4. Select the Application plug-in type.
5. Select the Sybase ASE plug-in.
6. Enter the Sybase ASE database parameters.
7. Enter the Sybase ASE database host. Make sure to use the virtual hostname of the database host.
8. Select OnCommand proxy (DFM).
9. Use the credentials from the global config. Select HTTPS as the transport protocol.
10. Enter the hostname of the NetApp vFiler that hosts the SAP installation volumes.
11. Select all volumes that belong to the system.
12. Configure the retention settings. In this example all backup snapshots will be prefixed with "sc-backup" and the retention is set to 5 hourly backups and 10 daily backups. Daily backups will be deleted only if they are older than 7 days.
13. Keep the default settings.
14. Do not configure SnapMirror or SnapVault. Backup protection will be handled via OnCommand Protection Manager capabilities.
15. Select OnCommand data protection capabilities.
16. A new empty application dataset is created in OnCommand.
17. Confirm all settings and finish the wizard.
The configuration is stored on the NetApp SnapCreator server. Some parameters must be adapted in the configuration the wizard created. To change these settings, log in to the SnapCreator server VM and open the configuration file for editing.
1. Open the configuration file in the SnapCreator server installation path <path_to_scserver>/engine/configs/<profile>/<configuration>.conf. For example,
t001-scserver:/opt/NetApp/scServer4.0p1/engine/configs/t002 # vi t002_SYB.conf
2. Go to the ProtectionManager Options sections and change the NTAP_DFM_DATA_SET parameter, according to the example below.
To protect backups created via SnapCreator, the framework integrates with NetApp OnCommand Protection Manager capabilities. During the profile creation, an empty application dataset is created in Protection Manager. Perform the following steps to configure the dataset according to the required protection policies.
1. Open the OnCommand management console and select the dataset that has been created via SnapCreator. The dataset is named snapcreator_<backup_profile_name>.
2. Edit the dataset and add the qtrees of the sapdata and saplog volumes.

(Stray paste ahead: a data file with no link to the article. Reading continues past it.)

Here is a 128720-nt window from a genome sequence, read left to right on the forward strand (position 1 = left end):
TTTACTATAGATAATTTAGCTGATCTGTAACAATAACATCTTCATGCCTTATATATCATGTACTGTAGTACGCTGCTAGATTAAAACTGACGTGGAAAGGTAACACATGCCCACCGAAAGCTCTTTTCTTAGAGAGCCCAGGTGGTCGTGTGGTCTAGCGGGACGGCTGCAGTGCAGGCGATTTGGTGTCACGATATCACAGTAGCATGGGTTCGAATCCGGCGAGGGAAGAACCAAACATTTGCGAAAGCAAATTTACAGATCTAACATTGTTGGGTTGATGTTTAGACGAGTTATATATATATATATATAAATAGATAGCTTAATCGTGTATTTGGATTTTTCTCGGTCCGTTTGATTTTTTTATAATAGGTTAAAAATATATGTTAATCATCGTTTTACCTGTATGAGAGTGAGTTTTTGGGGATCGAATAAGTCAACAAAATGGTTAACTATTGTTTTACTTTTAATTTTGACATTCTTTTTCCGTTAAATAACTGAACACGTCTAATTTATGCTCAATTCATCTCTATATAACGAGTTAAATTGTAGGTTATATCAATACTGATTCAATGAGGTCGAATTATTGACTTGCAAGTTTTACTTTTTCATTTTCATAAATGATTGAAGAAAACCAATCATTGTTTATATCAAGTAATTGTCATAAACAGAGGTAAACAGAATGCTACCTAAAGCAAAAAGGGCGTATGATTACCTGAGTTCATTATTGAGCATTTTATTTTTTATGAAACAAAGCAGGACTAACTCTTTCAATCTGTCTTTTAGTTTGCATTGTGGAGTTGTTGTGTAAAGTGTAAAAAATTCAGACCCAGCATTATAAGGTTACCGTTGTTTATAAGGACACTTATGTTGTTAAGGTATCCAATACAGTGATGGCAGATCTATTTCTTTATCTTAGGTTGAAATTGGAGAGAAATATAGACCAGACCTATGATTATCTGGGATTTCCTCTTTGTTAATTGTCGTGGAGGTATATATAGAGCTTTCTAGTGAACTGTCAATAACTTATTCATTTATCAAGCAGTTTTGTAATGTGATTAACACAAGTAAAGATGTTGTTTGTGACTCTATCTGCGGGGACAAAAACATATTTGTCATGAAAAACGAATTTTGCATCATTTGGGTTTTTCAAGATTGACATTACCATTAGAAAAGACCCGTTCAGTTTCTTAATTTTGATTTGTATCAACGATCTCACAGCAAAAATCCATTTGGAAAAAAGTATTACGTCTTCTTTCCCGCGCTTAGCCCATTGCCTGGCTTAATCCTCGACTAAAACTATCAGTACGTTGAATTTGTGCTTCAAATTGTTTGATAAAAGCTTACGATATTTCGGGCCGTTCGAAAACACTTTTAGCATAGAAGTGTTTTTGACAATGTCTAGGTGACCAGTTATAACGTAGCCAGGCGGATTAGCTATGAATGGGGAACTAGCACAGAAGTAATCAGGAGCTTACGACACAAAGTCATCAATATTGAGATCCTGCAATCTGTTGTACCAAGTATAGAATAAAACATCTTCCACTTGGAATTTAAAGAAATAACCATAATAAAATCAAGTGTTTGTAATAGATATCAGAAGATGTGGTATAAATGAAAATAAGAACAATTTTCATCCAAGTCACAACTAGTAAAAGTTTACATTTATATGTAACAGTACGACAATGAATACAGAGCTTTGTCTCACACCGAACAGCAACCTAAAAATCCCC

3. Finish the dataset wizard.
4. In the dataset list, select the SnapCreator dataset again and click "Protection Policy." Select the appropriate protection policy to meet the requirements of the SAP system.
5. Let Protection Manager provision new backup volumes as part of the configuration.
6. Select the backup resource pool.
7. Select the backup vFiler unit for the Backup node.
8. Check and confirm all changes.
9. Finish the wizard.
10. Protection Manager starts to create the necessary backup volumes and SnapVault relationships.
11. Wait until the initial transfer finishes and the dataset is conformant.
Performing a Test Backup
To verify that all configuration settings are correct, run a first test backup. Perform the following steps to do the test.
1. Open the configuration profile for the Sybase ASE system in SnapCreator. Click Actions -> Backup to start a backup. Select the required policy, for example, hourly.
2. Monitor the log window and verify that all steps of the backup run successfully.
3. Go to the NetApp management console and verify that the newly created backup shows up. Once the next scheduled backup transfer has finished (or after an on-demand protection run), the backup should also be shown as available on the Backup node.
The backup services for the SAP system are not completely configured. Regular backups can now be scheduled via the SnapCreator scheduler or an external scheduler as needed.
Configuring SAP LVM for SAP Systems
SAP Landscape Virtualization Management (LVM) is an optional component of the SAP applications built on the FlexPod environment. With SAP LVM, you can reduce the capital investment and IT operational costs for managing your SAP systems and landscapes running on traditional or virtual infrastructures and increase your business agility. The SAP applications built on the FlexPod architecture, including the Sybase ASE deployment covered in this paper, are fully prepared to be easily integrated into and managed by the SAP LVM. The following steps describe how to configure a Sybase ASE system into an existing LVM system in the FlexPod environment.